It’s been a while since talk of Mr. Mayer graced the pages of this website and there are a few reasons for that – not the least of which has been a sheer long period of relative silence with regard to new solo material since Paradise Valley (Columbia Records, 2013). That’s not to completely overlook the solid rock and roll collaboration that is Dead & Company. The sounds and show put forth by that group is an experience and rightfully its own category of enjoyment. Yet Mayer as his own songwriter, the focal point of a record, has been pretty quiet.
The initial announcement, hype period, and then release of the first of multiple segment batches, that Mayer planned for his newest record’s worth of material, has come and gone – with “Love On The Weekend” being the leader of the first charge and revealing the newest pattern of splintering among Mayer’s longtime fan base. (A diverse but collectively emphatic two cents was offered up by myself, Scott Interrante, Kurt Trowbridge, and fellow journalist Annie Dineen (of The Shotgun Seat), amidst the penultimate episode of PopUnmuted.) While Mayer’s newest material is being filed under the title The Search for Everything, the songs are being unveiled in four separate releases with numerically titled “Waves”, which can all be purchased individually from the rest. It’s this less common method of musical rollout that is the reason for an obvious void for discussion of “Wave One.”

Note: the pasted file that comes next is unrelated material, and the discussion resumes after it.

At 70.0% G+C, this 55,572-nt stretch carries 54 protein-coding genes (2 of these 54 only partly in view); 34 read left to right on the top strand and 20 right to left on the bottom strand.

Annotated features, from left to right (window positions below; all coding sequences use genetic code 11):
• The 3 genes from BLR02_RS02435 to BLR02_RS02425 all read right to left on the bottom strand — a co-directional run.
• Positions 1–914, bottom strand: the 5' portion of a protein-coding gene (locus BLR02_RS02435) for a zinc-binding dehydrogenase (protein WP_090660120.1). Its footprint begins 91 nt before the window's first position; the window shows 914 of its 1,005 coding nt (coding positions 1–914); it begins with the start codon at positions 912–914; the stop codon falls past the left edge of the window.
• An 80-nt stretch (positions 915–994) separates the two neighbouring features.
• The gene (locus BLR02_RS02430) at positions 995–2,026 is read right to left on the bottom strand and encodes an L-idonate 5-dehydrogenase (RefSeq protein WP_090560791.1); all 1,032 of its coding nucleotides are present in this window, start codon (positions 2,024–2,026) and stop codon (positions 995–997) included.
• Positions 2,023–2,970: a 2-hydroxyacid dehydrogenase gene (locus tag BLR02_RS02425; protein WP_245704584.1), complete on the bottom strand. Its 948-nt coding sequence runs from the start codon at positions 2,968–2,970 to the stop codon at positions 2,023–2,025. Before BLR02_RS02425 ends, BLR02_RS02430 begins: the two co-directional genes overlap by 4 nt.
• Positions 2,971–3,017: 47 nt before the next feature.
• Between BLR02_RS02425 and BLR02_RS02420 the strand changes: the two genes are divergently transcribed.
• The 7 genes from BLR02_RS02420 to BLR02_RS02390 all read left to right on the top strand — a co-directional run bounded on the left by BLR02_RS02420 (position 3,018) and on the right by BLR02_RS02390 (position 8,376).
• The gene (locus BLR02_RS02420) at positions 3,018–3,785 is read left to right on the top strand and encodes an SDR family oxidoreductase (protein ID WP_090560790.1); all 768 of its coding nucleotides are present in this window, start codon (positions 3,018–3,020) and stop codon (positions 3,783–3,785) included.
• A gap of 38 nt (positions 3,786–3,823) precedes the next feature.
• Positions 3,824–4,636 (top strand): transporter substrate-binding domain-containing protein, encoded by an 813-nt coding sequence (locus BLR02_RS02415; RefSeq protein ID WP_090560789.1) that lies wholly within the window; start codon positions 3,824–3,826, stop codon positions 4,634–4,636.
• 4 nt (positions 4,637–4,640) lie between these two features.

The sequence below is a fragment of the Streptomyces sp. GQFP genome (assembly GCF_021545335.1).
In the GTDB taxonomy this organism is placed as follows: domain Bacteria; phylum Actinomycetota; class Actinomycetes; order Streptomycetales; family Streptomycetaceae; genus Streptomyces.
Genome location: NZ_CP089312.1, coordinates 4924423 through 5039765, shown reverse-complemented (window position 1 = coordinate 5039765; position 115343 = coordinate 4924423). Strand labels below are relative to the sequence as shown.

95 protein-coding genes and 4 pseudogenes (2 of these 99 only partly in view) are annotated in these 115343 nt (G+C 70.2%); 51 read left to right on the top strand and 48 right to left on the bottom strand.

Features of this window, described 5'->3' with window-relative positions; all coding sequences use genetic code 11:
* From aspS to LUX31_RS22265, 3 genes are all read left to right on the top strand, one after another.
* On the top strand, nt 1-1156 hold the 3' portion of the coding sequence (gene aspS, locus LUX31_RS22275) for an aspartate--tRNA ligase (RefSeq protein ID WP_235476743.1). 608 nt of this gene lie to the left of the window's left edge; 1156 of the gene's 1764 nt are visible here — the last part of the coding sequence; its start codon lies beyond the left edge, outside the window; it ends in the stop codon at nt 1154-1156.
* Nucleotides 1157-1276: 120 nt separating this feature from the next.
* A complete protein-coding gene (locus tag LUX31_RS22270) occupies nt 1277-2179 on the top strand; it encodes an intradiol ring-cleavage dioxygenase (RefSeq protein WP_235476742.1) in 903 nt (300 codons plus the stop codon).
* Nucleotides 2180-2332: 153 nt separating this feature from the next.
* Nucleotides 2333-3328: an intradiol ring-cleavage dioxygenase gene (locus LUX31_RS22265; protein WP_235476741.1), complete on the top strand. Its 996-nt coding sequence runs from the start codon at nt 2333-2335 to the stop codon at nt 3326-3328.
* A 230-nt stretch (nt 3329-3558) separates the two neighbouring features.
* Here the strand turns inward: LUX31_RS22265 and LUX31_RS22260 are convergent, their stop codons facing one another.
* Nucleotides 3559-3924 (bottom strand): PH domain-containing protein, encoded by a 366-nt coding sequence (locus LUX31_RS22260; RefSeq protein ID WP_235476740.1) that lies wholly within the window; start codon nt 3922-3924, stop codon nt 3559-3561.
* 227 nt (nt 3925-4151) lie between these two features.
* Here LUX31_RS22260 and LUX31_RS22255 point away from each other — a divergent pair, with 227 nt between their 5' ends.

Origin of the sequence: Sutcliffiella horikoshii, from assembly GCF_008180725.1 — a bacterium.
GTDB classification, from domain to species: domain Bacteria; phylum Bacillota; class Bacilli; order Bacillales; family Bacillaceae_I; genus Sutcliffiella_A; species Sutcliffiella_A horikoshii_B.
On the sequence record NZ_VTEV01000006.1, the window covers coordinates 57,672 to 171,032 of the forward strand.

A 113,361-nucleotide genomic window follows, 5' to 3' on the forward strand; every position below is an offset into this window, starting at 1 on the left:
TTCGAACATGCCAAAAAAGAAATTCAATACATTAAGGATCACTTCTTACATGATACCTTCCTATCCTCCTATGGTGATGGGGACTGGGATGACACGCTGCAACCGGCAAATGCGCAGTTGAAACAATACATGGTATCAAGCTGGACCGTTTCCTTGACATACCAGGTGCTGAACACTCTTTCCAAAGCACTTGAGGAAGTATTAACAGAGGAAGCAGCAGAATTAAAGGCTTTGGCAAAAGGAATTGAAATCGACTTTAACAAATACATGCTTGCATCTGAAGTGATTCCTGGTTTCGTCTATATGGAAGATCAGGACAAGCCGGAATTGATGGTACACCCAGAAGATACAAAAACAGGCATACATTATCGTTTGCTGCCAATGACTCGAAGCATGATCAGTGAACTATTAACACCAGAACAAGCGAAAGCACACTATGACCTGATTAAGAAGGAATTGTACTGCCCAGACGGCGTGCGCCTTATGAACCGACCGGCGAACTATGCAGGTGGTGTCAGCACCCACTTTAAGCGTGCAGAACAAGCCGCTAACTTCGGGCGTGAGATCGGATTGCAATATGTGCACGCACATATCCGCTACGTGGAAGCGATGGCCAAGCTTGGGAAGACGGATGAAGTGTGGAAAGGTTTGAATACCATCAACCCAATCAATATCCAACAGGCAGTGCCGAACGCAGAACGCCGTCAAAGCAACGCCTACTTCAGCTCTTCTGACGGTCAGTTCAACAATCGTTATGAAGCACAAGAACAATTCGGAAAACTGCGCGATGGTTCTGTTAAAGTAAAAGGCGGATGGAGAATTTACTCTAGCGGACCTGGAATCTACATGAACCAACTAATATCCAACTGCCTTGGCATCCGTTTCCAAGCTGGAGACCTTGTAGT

Introducing Mayer back into the solo spotlight with “Love On The Weekend” might have been a safe bet for radio play but it didn’t exactly light a sparkling fire of anticipation for the rest of “Wave One,” due to its relatively reserved nature – both lyrically and melodically speaking. (See also, “Half of My Heart” and Mayer’s “Crossroads” cover on Battle Studies.) That said, knowing that “Wave Two” was going to contain a track titled “Emoji of a Wave” didn’t exactly inspire a renewed vote of confidence for what Mayer has shown in the past – particularly with Born and Raised (Columbia Records, 2012) and of course, Continuum (Columbia Records, 2006) – to be his capable depth of complexity with personal introspection, outward musicianship, or really, just overall better wordplay, if going by that one title alone.
Deciding to shut out the noise and take the plunge with the quirky title track first – presuming it to end up being the least favored in the batch – the gentle but precise acoustic finger picking, and twinkling of higher octave Rhodes keys, were like an emergency brake toward cynicism and the mid-tempo, friendly impression set by tunes like “Queen of California” and “Speak for Me” came right to mind. Topping it off with a calm current of strings and some smooth as silk chord resolutions between verse and chorus made wincing about the frivolity of the title feel melodramatic.